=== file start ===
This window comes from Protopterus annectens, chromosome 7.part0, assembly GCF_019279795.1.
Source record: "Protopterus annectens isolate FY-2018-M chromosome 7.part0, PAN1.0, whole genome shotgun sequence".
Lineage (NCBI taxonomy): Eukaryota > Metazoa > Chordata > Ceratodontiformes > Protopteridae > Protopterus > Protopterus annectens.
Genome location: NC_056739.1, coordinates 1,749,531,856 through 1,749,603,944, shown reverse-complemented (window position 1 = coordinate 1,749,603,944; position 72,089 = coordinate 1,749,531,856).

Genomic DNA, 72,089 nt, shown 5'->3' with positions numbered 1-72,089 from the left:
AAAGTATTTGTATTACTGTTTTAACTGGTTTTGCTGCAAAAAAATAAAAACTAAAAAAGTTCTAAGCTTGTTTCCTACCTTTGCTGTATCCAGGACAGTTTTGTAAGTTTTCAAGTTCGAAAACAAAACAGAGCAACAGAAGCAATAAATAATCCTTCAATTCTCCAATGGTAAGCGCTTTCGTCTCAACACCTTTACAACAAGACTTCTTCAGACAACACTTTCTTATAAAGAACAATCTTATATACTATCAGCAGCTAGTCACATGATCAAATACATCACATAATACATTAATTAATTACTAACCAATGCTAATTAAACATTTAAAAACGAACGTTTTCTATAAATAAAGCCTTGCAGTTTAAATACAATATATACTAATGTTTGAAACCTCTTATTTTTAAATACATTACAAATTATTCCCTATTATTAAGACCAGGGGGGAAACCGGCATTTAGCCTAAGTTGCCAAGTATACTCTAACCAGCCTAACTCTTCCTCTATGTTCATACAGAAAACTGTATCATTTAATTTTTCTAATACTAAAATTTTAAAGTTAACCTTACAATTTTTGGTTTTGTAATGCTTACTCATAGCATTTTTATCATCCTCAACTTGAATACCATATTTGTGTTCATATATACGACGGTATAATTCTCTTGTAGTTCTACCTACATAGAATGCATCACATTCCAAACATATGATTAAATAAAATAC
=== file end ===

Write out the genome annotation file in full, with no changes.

This window comes from Protopterus annectens, chromosome 7.part0, assembly GCF_019279795.1.
Source record: "Protopterus annectens isolate FY-2018-M chromosome 7.part0, PAN1.0, whole genome shotgun sequence".
Lineage (NCBI taxonomy): Eukaryota > Metazoa > Chordata > Ceratodontiformes > Protopteridae > Protopterus > Protopterus annectens.
Genome location: NC_056739.1, coordinates 1,749,531,856 through 1,749,603,944, shown reverse-complemented (window position 1 = coordinate 1,749,603,944; position 72,089 = coordinate 1,749,531,856).

Genomic DNA, 72,089 nt, shown 5'->3' with positions numbered 1-72,089 from the left:
AAAGTATTTGTATTACTGTTTTAACTGGTTTTGCTGCAAAAAAATAAAAACTAAAAAAGTTCTAAGCTTGTTTCCTACCTTTGCTGTATCCAGGACAGTTTTGTAAGTTTTCAAGTTCGAAAACAAAACAGAGCAACAGAAGCAATAAATAATCCTTCAATTCTCCAATGGTAAGCGCTTTCGTCTCAACACCTTTACAACAAGACTTCTTCAGACAACACTTTCTTATAAAGAACAATCTTATATACTATCAGCAGCTAGTCACATGATCAAATACATCACATAATACATTAATTAATTACTAACCAATGCTAATTAAACATTTAAAAACGAACGTTTTCTATAAATAAAGCCTTGCAGTTTAAATACAATATATACTAATGTTTGAAACCTCTTATTTTTAAATACATTACAAATTATTCCCTATTATTAAGACCAGGGGGGAAACCGGCATTTAGCCTAAGTTGCCAAGTATACTCTAACCAGCCTAACTCTTCCTCTATGTTCATACAGAAAACTGTATCATTTAATTTTTCTAATACTAAAATTTTAAAGTTAACCTTACAATTTTTGGTTTTGTAATGCTTACTCATAGCATTTTTATCATCCTCAACTTGAATACCATATTTGTGTTCATATATACGACGGTATAATTCTCTTGTAGTTCTACCTACATAGAATGCATCACATTCCAAACATATGATTAAATAAAATAC